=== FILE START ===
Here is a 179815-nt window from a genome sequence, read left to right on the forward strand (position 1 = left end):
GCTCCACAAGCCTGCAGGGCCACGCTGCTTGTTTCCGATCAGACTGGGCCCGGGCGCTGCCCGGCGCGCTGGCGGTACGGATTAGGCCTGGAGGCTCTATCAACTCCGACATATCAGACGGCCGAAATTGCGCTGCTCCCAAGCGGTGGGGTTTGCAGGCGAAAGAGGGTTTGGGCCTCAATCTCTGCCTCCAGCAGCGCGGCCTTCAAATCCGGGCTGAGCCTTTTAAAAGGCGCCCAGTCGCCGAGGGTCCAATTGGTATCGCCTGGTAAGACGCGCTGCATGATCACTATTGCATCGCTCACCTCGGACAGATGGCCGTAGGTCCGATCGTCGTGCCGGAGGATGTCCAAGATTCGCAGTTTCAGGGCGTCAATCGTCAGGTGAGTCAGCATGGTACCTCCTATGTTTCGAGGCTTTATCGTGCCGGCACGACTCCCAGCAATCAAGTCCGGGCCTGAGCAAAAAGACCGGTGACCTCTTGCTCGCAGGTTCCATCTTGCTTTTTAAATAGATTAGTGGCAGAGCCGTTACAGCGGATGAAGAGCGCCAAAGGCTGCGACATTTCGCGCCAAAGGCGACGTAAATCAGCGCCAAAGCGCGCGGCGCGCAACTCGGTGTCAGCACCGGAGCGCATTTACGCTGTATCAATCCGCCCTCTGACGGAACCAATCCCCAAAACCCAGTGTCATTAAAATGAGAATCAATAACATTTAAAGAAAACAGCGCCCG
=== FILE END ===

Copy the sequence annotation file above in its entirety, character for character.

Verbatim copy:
Here is a 179815-nt window from a genome sequence, read left to right on the forward strand (position 1 = left end):
GCTCCACAAGCCTGCAGGGCCACGCTGCTTGTTTCCGATCAGACTGGGCCCGGGCGCTGCCCGGCGCGCTGGCGGTACGGATTAGGCCTGGAGGCTCTATCAACTCCGACATATCAGACGGCCGAAATTGCGCTGCTCCCAAGCGGTGGGGTTTGCAGGCGAAAGAGGGTTTGGGCCTCAATCTCTGCCTCCAGCAGCGCGGCCTTCAAATCCGGGCTGAGCCTTTTAAAAGGCGCCCAGTCGCCGAGGGTCCAATTGGTATCGCCTGGTAAGACGCGCTGCATGATCACTATTGCATCGCTCACCTCGGACAGATGGCCGTAGGTCCGATCGTCGTGCCGGAGGATGTCCAAGATTCGCAGTTTCAGGGCGTCAATCGTCAGGTGAGTCAGCATGGTACCTCCTATGTTTCGAGGCTTTATCGTGCCGGCACGACTCCCAGCAATCAAGTCCGGGCCTGAGCAAAAAGACCGGTGACCTCTTGCTCGCAGGTTCCATCTTGCTTTTTAAATAGATTAGTGGCAGAGCCGTTACAGCGGATGAAGAGCGCCAAAGGCTGCGACATTTCGCGCCAAAGGCGACGTAAATCAGCGCCAAAGCGCGCGGCGCGCAACTCGGTGTCAGCACCGGAGCGCATTTACGCTGTATCAATCCGCCCTCTGACGGAACCAATCCCCAAAACCCAGTGTCATTAAAATGAGAATCAATAACATTTAAAGAAAACAGCGCCCG